Wednesday, January 21, 2009
Translations: part 1 of 2
Translation is cultural kidnapping –- cultural because the act of turning a foreign word into a domestic word is like painting, with shades and colors and contrasts, and every language has its own palette; and kidnapping because the bad ones always end with the victim’s escape from your clutches, while the good ones always end in a kind of Stockholm Syndrome marriage. Even the best translation can’t help but substitute a value for every word, what Noam Chomsky would probably call the myth behind the language. Which is why, in much the same way that every Hollywood movie about Ancient Rome becomes a replay of the American myth -- the war of freedom and democracy against tyranny and dictatorship -- every British translation of Chekhov is about the English character: class snobbery and repressed emotions.
(And it's not just Chekhov. Check out Night Creatures, the Hammer version of the Dr Syn story starring Peter Cushing, and compare it to Disney's Scarecrow of Romney Marsh. In Night Creatures, the Robin Hood figure is an ex-pirate who must pay for his past sins with his life. In Scarecrow, the Robin Hood figure is anti-tyranny ["There's a new spirit in the world, Mipps. Men can't beat armies. But ideas can."] and risks his neck to save a proto-Son-Of-Liberty from the gallows. Or to put it another way -- in England: repressed emotions; in America: a secret identity.)
And in Chekhov? It depends on the translation. There's a lot of repressed emotion and blindness in Tom Stoppard’s new Bridge Project version of The Cherry Orchard, which is currently playing at BAM. There's also a lot of comedy, which is not a tree that is usually found in most Orchards, despite Chekhov's insistence that comedy describes the play perfectly. But then most translations of the good doctor's plays go for the wistful over the wacka-wacka-wacka; it's only in the one-acts, the obvious farces, that you're given a clear and consistent presentation of the over-the-top craziness that is Chekhov deliberately going for a laugh. Of course, if you listened to Anton talk about his own work, every page of his plays has laughs galore. But since an author's blindness to his own work is not limited to modern writers whose program notes have no relationship at all to what's on the stage, you have to take Chekhov's self-professed label as a comedian with not just a grain of salt, but a lemon and a shot of tequila.
The laughs in this version are more Stoppard than Chekhov, which is at the same time a plus and a minus. It’s no secret that, because English is Stoppard’s second language, he has a wider brush when it comes to wordplay. His émigré status is also the reason why there’s a continental feel to even his most British pieces -- the sense that they’re not taking place in London but in Schnitzler’s Vienna, where any ill-considered word could provoke pistols at dawn. In Chekhov it’s exactly the opposite; in Chekhov there are nothing but ill-considered words, which (when they are not deliberately ignored) provoke the distant sound of sleighs and carriages as much as they do gunshots. The best translations of his plays show people verbally stepping on each other’s toes, and meanwhile hiding a wince when their own little piggies get trod on.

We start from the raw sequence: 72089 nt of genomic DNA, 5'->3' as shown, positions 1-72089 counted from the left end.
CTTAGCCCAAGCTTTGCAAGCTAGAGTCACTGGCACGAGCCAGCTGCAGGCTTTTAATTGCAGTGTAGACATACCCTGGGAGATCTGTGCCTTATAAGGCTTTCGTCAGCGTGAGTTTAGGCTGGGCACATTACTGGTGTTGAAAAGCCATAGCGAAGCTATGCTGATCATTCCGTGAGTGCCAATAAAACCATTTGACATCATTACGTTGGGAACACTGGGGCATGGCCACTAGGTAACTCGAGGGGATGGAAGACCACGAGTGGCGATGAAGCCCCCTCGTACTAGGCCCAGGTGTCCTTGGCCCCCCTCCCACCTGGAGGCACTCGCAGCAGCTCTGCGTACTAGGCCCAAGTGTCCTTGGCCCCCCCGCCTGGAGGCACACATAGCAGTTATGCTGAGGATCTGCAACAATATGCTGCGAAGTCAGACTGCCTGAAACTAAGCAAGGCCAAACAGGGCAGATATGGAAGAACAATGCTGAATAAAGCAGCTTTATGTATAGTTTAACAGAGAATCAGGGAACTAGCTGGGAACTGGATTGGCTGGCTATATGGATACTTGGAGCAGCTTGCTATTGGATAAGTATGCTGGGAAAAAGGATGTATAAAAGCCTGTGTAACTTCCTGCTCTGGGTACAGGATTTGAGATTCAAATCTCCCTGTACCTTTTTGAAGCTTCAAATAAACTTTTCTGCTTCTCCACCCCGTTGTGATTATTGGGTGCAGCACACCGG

Is Stoppard's that kind of translation? No. But then I don't think there's a translation in English that reproduces this aspect of Chekhov's writing. I don't even know if it can be done without tearing the plays apart and re-inventing them as American fables. And even then. Setting Cherry Orchard in Virginia circa 1900 and turning Lopakhin into the son of one of the plantation's slaves would be the only comparable analogy to what Lopakhin represents as the son of a Russian serf, but the American representation comes with its own unique cultural baggage which (a) warps the role of "servant" into something so culturally charged that (b) in essence you've got a totally new play, not about repressed emotions but a repressed race of people. (I'm putting it on my project list right under the 1950's version of Hedda Gabler. Oh wait--Cate Blanchett already did that one.)
Next: so if it's impossible, why do it? or, The Everest Effect.